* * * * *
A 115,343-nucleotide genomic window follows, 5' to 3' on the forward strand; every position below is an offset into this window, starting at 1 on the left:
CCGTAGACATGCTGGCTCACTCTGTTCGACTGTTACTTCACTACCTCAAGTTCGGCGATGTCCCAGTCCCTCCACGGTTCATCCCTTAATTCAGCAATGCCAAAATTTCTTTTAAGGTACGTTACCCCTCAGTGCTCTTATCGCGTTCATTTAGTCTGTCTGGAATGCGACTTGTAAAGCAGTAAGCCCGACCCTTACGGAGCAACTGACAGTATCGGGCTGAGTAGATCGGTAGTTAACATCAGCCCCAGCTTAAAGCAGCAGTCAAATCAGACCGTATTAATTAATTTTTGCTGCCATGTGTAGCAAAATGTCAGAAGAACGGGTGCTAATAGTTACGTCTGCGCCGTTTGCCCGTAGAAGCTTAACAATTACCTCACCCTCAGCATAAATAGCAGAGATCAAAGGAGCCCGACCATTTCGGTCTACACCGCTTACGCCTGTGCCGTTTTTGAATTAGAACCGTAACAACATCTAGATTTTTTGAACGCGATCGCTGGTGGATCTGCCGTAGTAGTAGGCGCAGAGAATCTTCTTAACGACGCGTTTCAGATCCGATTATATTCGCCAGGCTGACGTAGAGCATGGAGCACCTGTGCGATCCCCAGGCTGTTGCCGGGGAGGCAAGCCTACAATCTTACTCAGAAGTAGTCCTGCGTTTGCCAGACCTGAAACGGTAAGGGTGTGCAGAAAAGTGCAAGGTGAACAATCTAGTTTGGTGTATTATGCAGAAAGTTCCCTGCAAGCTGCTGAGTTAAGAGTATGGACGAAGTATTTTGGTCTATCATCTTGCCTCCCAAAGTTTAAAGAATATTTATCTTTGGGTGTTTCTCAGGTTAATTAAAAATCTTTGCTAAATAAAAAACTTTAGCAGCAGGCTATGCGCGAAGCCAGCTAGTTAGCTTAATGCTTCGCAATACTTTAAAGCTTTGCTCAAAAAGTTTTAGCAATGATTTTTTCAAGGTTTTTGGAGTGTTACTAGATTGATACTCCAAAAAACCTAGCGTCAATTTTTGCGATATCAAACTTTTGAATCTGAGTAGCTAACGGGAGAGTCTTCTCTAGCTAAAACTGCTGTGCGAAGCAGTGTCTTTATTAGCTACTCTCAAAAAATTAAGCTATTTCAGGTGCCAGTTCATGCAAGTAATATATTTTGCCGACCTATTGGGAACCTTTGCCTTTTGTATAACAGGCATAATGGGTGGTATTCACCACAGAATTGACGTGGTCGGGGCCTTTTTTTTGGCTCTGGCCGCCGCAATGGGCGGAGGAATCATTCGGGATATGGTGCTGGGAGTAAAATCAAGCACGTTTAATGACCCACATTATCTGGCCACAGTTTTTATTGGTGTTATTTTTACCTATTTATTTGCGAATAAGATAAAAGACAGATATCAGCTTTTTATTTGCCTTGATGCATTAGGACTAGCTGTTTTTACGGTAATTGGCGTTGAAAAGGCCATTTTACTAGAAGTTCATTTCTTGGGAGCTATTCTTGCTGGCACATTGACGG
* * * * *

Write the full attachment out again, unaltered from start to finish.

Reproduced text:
A 115,343-nucleotide genomic window follows, 5' to 3' on the forward strand; every position below is an offset into this window, starting at 1 on the left:
CCGTAGACATGCTGGCTCACTCTGTTCGACTGTTACTTCACTACCTCAAGTTCGGCGATGTCCCAGTCCCTCCACGGTTCATCCCTTAATTCAGCAATGCCAAAATTTCTTTTAAGGTACGTTACCCCTCAGTGCTCTTATCGCGTTCATTTAGTCTGTCTGGAATGCGACTTGTAAAGCAGTAAGCCCGACCCTTACGGAGCAACTGACAGTATCGGGCTGAGTAGATCGGTAGTTAACATCAGCCCCAGCTTAAAGCAGCAGTCAAATCAGACCGTATTAATTAATTTTTGCTGCCATGTGTAGCAAAATGTCAGAAGAACGGGTGCTAATAGTTACGTCTGCGCCGTTTGCCCGTAGAAGCTTAACAATTACCTCACCCTCAGCATAAATAGCAGAGATCAAAGGAGCCCGACCATTTCGGTCTACACCGCTTACGCCTGTGCCGTTTTTGAATTAGAACCGTAACAACATCTAGATTTTTTGAACGCGATCGCTGGTGGATCTGCCGTAGTAGTAGGCGCAGAGAATCTTCTTAACGACGCGTTTCAGATCCGATTATATTCGCCAGGCTGACGTAGAGCATGGAGCACCTGTGCGATCCCCAGGCTGTTGCCGGGGAGGCAAGCCTACAATCTTACTCAGAAGTAGTCCTGCGTTTGCCAGACCTGAAACGGTAAGGGTGTGCAGAAAAGTGCAAGGTGAACAATCTAGTTTGGTGTATTATGCAGAAAGTTCCCTGCAAGCTGCTGAGTTAAGAGTATGGACGAAGTATTTTGGTCTATCATCTTGCCTCCCAAAGTTTAAAGAATATTTATCTTTGGGTGTTTCTCAGGTTAATTAAAAATCTTTGCTAAATAAAAAACTTTAGCAGCAGGCTATGCGCGAAGCCAGCTAGTTAGCTTAATGCTTCGCAATACTTTAAAGCTTTGCTCAAAAAGTTTTAGCAATGATTTTTTCAAGGTTTTTGGAGTGTTACTAGATTGATACTCCAAAAAACCTAGCGTCAATTTTTGCGATATCAAACTTTTGAATCTGAGTAGCTAACGGGAGAGTCTTCTCTAGCTAAAACTGCTGTGCGAAGCAGTGTCTTTATTAGCTACTCTCAAAAAATTAAGCTATTTCAGGTGCCAGTTCATGCAAGTAATATATTTTGCCGACCTATTGGGAACCTTTGCCTTTTGTATAACAGGCATAATGGGTGGTATTCACCACAGAATTGACGTGGTCGGGGCCTTTTTTTTGGCTCTGGCCGCCGCAATGGGCGGAGGAATCATTCGGGATATGGTGCTGGGAGTAAAATCAAGCACGTTTAATGACCCACATTATCTGGCCACAGTTTTTATTGGTGTTATTTTTACCTATTTATTTGCGAATAAGATAAAAGACAGATATCAGCTTTTTATTTGCCTTGATGCATTAGGACTAGCTGTTTTTACGGTAATTGGCGTTGAAAAGGCCATTTTACTAGAAGTTCATTTCTTGGGAGCTATTCTTGCTGGCACATTGACGG